April 14, 1948



The sound of my name brought me up short and caused my hands to go for the Colts. I’d nearly drawn the heavy revolvers when I saw who had called to me.

A boy looked out from the window of a small home, and a woman sat on the ground outside the doorway, paused in her weaving.

I let the Colts drop back down and nodded a greeting.

“What word from Cross?” the boy asked.

“How do you know of Cross?” I could not keep the surprise from my voice.

The boy, instead of answering, giggled and ducked back into the darkness of his home.

The mother smiled at me and bade me sit.

Settling down across from her, she spoke in a soft, beautiful voice.

“We have been here since the beginning,” she explained.

“Of what?”


I processed the information.

“We do not see many of your kind anymore,” she continued.

“People?” I asked.

She offered up a polite smile and a small laugh. “No. Bloods. We see more people than we wish to. Bloods, however, are truly rare. It’s been long and long since any found the passage on your home. Your cousin Patience Blood did, of course. She visited for great stretches of time. Is she still in Hell?”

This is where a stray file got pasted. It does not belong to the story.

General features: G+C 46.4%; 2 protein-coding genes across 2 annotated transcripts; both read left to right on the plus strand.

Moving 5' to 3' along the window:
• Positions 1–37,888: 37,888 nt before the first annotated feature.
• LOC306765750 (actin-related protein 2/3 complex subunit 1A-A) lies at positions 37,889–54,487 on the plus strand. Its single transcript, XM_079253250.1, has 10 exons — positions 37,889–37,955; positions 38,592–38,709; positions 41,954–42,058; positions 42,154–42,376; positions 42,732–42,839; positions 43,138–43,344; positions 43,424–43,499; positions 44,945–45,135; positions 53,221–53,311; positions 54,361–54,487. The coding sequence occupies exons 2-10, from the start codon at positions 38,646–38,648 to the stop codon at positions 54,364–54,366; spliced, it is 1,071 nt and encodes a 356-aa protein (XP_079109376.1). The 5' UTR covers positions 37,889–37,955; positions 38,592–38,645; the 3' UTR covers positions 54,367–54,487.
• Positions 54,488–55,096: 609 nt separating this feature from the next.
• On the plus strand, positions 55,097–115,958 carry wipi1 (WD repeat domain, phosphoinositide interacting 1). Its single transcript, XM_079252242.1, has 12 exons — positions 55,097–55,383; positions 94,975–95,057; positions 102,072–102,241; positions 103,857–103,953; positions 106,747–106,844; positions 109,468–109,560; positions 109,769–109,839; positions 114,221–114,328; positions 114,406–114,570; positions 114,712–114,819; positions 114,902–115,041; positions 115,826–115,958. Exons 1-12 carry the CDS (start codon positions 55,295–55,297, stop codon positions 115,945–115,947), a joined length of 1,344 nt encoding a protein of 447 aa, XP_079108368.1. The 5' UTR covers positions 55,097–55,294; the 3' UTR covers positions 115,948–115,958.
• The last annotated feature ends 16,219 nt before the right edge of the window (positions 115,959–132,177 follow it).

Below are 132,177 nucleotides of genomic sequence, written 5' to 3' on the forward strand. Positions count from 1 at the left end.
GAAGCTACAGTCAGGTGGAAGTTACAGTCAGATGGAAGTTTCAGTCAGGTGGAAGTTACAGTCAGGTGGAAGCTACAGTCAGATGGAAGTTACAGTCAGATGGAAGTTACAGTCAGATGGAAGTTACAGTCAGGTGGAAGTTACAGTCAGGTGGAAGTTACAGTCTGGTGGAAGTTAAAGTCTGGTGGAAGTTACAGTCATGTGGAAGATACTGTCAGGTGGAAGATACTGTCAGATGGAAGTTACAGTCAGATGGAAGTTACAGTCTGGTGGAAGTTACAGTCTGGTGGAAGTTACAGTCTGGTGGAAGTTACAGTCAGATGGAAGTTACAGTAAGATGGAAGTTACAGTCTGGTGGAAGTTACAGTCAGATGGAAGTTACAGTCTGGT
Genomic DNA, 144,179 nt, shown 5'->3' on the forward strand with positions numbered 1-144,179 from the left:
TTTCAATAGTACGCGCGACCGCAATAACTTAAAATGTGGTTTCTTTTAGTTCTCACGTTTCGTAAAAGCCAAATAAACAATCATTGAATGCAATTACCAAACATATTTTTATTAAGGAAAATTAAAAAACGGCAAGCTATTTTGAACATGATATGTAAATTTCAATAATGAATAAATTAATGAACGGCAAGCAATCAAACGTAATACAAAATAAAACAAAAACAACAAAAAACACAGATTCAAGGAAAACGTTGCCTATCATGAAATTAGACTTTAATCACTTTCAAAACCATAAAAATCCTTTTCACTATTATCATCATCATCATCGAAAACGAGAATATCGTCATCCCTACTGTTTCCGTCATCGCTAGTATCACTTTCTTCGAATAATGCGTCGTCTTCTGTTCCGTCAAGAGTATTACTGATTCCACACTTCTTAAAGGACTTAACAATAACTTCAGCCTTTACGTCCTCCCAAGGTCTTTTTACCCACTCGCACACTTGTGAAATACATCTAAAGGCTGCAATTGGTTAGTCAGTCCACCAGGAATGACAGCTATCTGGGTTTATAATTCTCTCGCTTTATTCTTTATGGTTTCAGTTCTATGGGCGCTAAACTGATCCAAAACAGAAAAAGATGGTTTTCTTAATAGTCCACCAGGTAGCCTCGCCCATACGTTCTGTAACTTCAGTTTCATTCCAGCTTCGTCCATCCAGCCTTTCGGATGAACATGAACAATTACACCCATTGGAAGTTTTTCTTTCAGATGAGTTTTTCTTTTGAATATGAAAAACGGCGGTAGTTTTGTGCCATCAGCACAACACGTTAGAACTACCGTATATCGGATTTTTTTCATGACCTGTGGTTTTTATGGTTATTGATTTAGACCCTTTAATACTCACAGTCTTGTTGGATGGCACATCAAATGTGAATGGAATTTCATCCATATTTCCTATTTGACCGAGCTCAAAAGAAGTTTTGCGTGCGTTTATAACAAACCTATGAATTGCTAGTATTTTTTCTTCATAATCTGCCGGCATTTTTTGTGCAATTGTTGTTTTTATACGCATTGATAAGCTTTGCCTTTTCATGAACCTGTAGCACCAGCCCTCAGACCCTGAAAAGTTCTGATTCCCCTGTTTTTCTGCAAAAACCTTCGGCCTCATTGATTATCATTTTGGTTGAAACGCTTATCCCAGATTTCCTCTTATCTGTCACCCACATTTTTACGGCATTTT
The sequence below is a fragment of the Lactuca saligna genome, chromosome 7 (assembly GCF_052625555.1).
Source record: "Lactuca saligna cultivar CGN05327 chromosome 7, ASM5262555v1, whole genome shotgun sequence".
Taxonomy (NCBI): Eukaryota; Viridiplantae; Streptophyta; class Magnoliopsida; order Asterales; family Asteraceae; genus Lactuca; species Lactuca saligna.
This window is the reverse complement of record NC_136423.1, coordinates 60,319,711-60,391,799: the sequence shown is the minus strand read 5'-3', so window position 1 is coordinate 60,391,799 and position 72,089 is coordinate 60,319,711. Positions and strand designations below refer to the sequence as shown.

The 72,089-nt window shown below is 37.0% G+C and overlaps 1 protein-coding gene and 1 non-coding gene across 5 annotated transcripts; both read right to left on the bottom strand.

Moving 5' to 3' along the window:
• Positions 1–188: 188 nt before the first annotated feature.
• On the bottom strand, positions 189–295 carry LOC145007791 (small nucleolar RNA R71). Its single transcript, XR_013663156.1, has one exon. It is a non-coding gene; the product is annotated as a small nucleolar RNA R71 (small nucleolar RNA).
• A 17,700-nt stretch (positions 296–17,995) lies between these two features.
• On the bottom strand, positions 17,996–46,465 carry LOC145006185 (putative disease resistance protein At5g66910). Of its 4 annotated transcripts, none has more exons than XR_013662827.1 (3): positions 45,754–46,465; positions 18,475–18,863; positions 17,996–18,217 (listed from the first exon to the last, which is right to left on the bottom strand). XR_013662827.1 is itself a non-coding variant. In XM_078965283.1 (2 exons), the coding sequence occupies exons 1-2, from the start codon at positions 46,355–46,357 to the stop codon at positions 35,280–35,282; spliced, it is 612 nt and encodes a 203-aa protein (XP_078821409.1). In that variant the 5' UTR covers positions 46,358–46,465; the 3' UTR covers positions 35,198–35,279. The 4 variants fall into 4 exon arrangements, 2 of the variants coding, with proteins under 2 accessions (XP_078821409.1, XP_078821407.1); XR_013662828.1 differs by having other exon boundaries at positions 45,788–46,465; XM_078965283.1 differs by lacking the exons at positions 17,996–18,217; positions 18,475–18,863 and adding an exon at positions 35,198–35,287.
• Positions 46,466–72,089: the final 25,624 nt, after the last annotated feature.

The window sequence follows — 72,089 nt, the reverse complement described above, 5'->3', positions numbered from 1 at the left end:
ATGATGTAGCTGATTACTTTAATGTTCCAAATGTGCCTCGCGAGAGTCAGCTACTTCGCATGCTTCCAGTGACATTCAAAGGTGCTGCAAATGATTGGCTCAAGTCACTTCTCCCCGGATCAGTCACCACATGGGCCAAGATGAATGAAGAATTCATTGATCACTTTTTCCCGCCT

The thought of it caused me to wince, but I nodded. “Aye, she is.”

“She’ll tire of it eventually,” the woman confided. “And when she does, she’ll wreak so much havoc the dead will be glad to see her go.”

I smiled at the image.

“Why are you here, Duncan Blood?” the woman asked. “Your place is the Hollow, not this.”

“This isn’t the Hollow? I thought it was?”

“No,” the woman replied, “though your mother has found her way in. She has come in to twist the minds of the headhunters, but she cannot twist them to her will.”

“Where will I find her?”

“You find only her voice here,” the woman informed me. “She is not so strong as to bring a body through.”


The woman smiled. “You are free to hunt still, Duncan. The hunters have bred too much. I would be obliged if you could thin the herd for me.”

“That I’d be glad to do. They irritate me some.”

The woman leaned forward and winked. “You are not alone in this.”

I laughed and got to my feet. There were still scalps to take.

#nature #horrorstories

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Nicholas Efstathiou

Husband, father, and writer.

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